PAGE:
We started doing Electron when I needed a band. I got kicked out of the Biscuits and I needed a band and I made Electron and I then got back in the Biscuits. The thing about Electron was that it was basically a replacement for the Biscuits. I don’t feel like we need that because the Biscuits don’t need to be replaced. If the Biscuits were to ever break-up I could see Electron doing a tour, just as a purpose to play those songs. When I play those Biscuits songs, I want to play them with Jon and Allen. No offense to Tommy [Hamilton] and Joe who are the best. If I’m going to go out and play the “Chemical Warfare Brigade” right now I would really want to be doing it with the Disco Biscuits. That’s my priority. If I’m going to be playing in another band that’s not Disco Biscuits I would want it to be its own thing. That’s why you haven’t seen Electron in a while. But for nostalgia purposes, and because the fans are begging, and because Tommy wants to do it, we’ll do it.
“In terms of Camp Bisco, to what extent do you see it as a responsibility in terms of introducing great new music to your fans, that might not otherwise know about?” (Kendall H.)
We always try to bring the best electronic music that we can possibly bring given our budget from the first Camp Bisco all the way until now. I know a lot of kids want us to put more bands on and more rock music, but really what it’s been about is the Biscuits and a ton of great electronic music. As our budget has expanded, we’ve been able to get the biggest guys in the country. We love that. We love that we can lay down the money and get the most absolutely massive, international lineup. And one of the coolest things about it is introducing new music to the fans. Sometimes it gets lapped up from the start before the band even gets to Camp Bisco. Sometimes they find out about it at Camp Bisco. Sometimes they hate on it incessantly for multiple years until they come around and start loving it. And sometimes they never love it. Those are all the scenarios.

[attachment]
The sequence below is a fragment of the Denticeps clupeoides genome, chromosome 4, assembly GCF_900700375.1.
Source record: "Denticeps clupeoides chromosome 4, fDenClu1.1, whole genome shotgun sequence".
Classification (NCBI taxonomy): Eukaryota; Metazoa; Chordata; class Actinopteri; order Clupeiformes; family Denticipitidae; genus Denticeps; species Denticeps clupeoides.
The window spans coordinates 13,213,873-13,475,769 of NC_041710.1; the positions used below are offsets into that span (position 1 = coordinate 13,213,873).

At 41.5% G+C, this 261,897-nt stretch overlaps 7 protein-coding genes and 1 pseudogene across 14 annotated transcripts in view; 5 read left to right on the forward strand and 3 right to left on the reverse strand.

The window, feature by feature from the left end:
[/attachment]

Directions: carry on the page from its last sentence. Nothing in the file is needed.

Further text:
I have to believe at this point that most of the artists you approach are familiar with the Biscuits, unlike the early days of Camp Bisco. Is that accurate?
I think everybody seems to know who we are at this point. Most of them don’t even like jamband music but a lot of the DJs are musicians too and they appreciate musicianship. When it comes down to it they might not know they like jamband music, but when they see the Biscuits they have an appreciation for the musicianship in the band because they’re musicians. So even if that’s not their style we usually get a lot of people who are blown away by what we’re trying to do and that we’re doing it live.
Pretty much at this point I’ll meet these guys at the festival and they’re like “Thank you for having us and we really appreciate that you guys have cultivated such an amazing event.” It’s a place that all these EDM stars want to come to now. It used to be hard to land people for the event. It was hard to get big stars because they we’re like “We don’t want to play before the Disco Biscuits” or “Who are the Disco Biscuits? I’ve never heard of this festival”
But now it’s this thing, everyone knows Camp Bisco. All of these artists are looking to get on it. It’s the festival in the Northeast that has Skrillex headlining. It’s had such a solid lineup for so many years now that it has a reputation all its own. As for the fans, half of them are there to see the Disco Biscuits and half of them don’t even know who we are. While that might offend some Biscuit fans, I just challenge them to remember back to when before they knew who the Biscuits were and allow other people to be exposed to what we are doing. That’s what this is all about. We don’t get on the radio. We don’t get on MTV barely ever. We don’t have the traditional methods of blowing up our music to the masses. As the New York Times pointed out a few years ago, this is the new radio, having your own festival is the new radio. It’s the new method by which bands with good organizations behind them are able to reach mass audiences. To me that’s the best part.
At this point Camp Bisco has blown up to its own thing. Dare I say we don’t even have to play it. Much like Jane’s Addiction doesn’t play Lollapalooza anymore. If the Biscuits ever break up, which we aren’t and I hope we never do, but if we do, we can still throw Camp Bisco. I’m sure we can grow it. If we find the right site it has an unlimited growth potential, just like Lollapalooza or any of these other festivals that do 8,000 people. The money is there. The reputation is there. The lineup has been great and as long as we’re in control of it, as long as we continue to love doing what we do we’re going to go out there and rip…